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A few random I/O proposals

I hope you folks realize you are debating my primary example in
``Worse is Better.'' That is, is it better for the OS to return a flag
from a system call that indicates whether the call succeeded, or is it
better to go to great lengths to make sure it succeeds, backs out, or
signals an error properly? For the pc-losering problem, Unix returns a
flag, and ITS/WAITS/any-proper-OS completes or backs out. The Unix
(#f) solution is implementationally simpler for the OS writer, which
means the OS is more likely correct or bug-free, but user code
sometimes breaks (if you ever experienced a core dump after hitting ^C
to a Unix program and then continuing, you found a system call whose
flag was not checked). If you do the right thing, the implementation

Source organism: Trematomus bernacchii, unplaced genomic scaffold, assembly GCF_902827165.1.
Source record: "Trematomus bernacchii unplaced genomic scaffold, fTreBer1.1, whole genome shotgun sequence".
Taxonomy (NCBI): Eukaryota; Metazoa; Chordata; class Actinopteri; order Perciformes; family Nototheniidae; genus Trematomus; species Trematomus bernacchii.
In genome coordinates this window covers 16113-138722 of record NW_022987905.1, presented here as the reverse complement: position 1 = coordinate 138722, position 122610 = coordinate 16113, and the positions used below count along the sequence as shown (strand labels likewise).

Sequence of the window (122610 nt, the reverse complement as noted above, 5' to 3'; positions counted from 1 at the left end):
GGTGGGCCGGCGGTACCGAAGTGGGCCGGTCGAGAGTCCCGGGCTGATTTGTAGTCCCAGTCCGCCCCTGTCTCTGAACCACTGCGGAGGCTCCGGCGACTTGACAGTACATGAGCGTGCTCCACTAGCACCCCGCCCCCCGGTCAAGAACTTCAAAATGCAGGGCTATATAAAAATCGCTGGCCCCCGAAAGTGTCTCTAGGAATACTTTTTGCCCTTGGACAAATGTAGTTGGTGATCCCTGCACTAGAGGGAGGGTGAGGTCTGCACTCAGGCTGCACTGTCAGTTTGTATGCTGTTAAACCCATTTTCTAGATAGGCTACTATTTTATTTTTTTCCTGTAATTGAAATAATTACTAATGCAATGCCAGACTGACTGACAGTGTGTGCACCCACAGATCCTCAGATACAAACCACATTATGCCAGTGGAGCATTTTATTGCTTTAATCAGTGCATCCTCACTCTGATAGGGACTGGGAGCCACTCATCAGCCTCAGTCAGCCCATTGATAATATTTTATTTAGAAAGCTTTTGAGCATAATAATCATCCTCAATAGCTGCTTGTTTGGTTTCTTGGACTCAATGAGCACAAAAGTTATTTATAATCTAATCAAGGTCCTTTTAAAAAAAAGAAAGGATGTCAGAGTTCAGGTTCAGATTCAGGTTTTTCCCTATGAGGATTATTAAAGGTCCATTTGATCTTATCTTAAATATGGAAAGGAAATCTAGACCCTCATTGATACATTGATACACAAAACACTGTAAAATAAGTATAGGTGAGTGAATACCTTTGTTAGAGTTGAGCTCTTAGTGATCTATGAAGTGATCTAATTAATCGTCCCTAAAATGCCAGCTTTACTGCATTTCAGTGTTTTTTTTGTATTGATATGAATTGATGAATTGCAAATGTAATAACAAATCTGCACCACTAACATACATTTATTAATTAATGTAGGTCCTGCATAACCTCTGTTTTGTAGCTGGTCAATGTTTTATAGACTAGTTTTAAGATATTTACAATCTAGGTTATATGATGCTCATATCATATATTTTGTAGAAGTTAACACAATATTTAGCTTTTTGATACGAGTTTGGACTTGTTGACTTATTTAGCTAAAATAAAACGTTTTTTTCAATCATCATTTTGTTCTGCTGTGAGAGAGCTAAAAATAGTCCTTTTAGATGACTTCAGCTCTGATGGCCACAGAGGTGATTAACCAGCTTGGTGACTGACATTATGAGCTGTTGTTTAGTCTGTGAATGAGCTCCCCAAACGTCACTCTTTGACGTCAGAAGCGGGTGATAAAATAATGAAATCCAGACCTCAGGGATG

is difficult and likely contains bugs.

I watch your debate with interest.

By the way, this style

(define (open-input-file str)
  (or (open-file str OPEN_READ)
      (and (procedure? could-not-open) (could-not-open) #f)
      (error "OPEN-INPUT-FILE couldn't find file " str)))

was popular in the early 1970's at MIT (when some people thought it
produced better code than the equivalent COND). In the late 1970's
through the 1980's it was considered goofy. Is it now cool again?